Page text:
It would be impossible to review this self-titled debut EP without giving a brief explanation of SOLEMN SUN, and how they came to be. 18 months ago, the alt-folk 4 piece from Cheltenham formerly known as Jim Lockey & The Solemn Sun were one of the UK music industry’s hottest underground properties; touring with the likes of Frank Turner and Dropkick Murphys, headlining a nation-wide tour and making a progressively enlarging name for themselves in doing so. They released (arguably) their best track, ‘Wilderness of a Wild Youth‘ in September 2013, played a headline tour a month later, and then fell deathly quiet. So quiet in fact, that many were left wondering if they would, like so many bands before them, just fade away never to be heard of again.
Fast forward to July of this year, and the rumours weren’t good. “Jim’s leaving the band and going solo”, “they’re splitting up for good”, “Chris, Phil and Si are starting their own band without Jim”, you get the picture. However, this was simply not the case. From these rumours came the news of Solemn Sun, dropping the “JL&T” and continuing as a 4 piece with no prefix moniker, with a change in direction and sound. Just under 3 months along the line, the self-titled EP lands in my inbox and we go to work!
Opening track Josef was introduced to us back in July alongside the main announcement, sounding like an Interpol/Nine Inch Nails love child and giving a stark introduction to an evolved sound; a bleak, rippling influx of sweeping guitars and isolated vocals that instantly raise the hairs on the back of a neck.
Lockey’s vocals really come to the forefront next in 30 10, which despite being a little too stripped back is a decent track. Children is where the EP really kicks off for me, nothing groundbreaking but it’s the first time we see in the band in full rock mode, with pounding drums and the telling opening lyric of “I’ve been losing sight of myself for years”, really hitting home that this was an essential change of scenery for the band, who have self-admitted to being bored/disillusioned of what they’d become.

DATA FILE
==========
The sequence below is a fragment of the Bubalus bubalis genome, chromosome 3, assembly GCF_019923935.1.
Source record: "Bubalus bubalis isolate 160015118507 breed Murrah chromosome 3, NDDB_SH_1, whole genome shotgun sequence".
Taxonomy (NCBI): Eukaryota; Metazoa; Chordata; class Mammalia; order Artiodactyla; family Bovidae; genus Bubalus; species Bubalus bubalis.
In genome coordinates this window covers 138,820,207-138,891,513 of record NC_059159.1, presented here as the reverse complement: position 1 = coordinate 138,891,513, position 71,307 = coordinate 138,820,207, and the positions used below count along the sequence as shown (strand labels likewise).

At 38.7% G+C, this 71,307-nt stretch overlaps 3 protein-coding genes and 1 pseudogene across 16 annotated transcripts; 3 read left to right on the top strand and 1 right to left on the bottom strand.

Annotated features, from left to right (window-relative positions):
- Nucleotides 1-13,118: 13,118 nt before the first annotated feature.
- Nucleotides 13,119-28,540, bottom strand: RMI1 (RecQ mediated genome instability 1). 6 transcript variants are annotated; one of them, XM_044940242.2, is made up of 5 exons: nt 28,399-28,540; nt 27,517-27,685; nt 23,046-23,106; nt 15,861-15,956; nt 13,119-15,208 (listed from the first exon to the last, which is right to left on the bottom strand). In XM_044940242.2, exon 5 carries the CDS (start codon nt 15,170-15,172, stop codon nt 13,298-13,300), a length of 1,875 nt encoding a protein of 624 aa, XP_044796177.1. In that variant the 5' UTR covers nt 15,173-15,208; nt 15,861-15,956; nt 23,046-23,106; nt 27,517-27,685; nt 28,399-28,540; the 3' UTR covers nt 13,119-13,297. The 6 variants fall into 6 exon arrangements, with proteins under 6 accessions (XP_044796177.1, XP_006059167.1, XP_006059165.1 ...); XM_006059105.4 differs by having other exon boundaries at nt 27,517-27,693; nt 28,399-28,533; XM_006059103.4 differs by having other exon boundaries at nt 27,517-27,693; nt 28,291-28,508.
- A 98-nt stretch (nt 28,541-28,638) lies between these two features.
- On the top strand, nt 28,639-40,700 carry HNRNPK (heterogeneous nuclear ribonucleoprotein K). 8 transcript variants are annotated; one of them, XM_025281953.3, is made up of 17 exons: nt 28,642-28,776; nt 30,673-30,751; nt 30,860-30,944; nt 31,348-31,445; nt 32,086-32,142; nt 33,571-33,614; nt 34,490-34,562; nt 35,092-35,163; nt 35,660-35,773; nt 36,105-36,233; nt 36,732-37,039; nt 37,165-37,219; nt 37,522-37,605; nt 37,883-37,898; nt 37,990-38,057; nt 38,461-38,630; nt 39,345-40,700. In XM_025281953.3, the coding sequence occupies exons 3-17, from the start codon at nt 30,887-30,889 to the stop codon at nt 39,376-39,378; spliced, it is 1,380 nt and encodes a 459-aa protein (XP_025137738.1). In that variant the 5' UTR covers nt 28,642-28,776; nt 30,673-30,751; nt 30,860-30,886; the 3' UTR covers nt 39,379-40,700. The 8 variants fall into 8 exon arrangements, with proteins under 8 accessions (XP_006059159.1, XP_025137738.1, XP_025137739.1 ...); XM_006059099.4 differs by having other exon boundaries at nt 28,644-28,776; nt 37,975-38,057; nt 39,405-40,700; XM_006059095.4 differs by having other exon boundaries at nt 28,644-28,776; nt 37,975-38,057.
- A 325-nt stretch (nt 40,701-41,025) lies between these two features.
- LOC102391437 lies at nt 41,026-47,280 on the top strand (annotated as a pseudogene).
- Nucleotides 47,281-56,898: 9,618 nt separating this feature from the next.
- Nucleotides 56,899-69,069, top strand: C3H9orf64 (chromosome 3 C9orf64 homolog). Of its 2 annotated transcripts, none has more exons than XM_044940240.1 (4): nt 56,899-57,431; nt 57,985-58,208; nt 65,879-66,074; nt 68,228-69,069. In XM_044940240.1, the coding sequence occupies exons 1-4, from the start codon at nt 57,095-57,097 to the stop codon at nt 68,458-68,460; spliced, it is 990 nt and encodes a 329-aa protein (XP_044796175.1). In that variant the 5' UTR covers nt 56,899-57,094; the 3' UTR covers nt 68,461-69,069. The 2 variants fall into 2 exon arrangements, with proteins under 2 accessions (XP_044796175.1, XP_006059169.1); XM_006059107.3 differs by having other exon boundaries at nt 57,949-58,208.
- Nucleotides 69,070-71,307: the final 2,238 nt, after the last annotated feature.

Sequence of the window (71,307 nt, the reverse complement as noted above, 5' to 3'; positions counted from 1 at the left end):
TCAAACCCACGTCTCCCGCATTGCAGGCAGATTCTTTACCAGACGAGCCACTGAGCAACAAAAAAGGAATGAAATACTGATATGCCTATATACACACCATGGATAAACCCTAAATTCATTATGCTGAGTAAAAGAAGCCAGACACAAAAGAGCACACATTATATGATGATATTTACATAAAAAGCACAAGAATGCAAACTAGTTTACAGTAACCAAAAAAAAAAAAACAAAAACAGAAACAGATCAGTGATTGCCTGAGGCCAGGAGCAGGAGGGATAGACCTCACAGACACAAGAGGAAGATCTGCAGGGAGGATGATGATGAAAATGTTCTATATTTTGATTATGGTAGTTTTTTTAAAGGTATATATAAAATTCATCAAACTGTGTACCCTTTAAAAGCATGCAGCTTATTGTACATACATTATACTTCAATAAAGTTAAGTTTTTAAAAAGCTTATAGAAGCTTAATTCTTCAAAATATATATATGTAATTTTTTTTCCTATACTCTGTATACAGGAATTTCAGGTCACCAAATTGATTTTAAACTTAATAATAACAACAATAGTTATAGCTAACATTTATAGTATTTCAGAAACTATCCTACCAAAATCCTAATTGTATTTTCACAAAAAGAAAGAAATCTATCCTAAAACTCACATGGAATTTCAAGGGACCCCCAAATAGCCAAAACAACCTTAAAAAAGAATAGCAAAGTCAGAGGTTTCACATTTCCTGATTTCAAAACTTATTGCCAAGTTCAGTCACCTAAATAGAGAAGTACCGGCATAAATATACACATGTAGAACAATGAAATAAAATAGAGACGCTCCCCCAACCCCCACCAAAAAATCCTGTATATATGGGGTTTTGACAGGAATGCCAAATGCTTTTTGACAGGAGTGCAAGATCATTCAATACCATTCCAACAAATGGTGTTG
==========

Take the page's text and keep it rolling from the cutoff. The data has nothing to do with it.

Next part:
Ruin is another home run; an epic sounding rock track crescendoing ever upwards, with a chorus just begging to be sung back by adoring crowds, something that Jim as a songwriter has always held in his arsenal and has seemingly carried through here onto this release. I Saw is perhaps the most complete track, bringing the band’s best bits together in an atmospheric, giving a yang to Josef‘s yin, an upbeat post-rock track that would be even better if it wasn’t for over a minute and a half of unnecessary feedback at the end of the track
As far as direction is concerned I’m personally not too sure that this EP is entirely different to the stylings of the aforementioned Wilderness of a Wild Youth, but seeing as I quoted that as their best ever track, this is no bad thing. Solemn Sun has certained whetted my appetite for a full length release, which hopefully won’t be too far into the future. Their evolution as individuals and as a unit is evident throughout, with the lyrical style being more astute and giving that maturity to their sound that I was looking for with this release.
All in all, despite the excessive amount of feedback in the final track (I’m not a fan of ‘arty’, dramatic stuff when it comes to music), Solemn Sun have shown with this EP that they are still a force to be reckoned with. Dropping everything you’ve worked for and risking an upset is a brave, perhaps foolish thing to do for a band of their stature, but what they’ve proved with this debut is that if the talent’s there, who gives a fuck what your name is.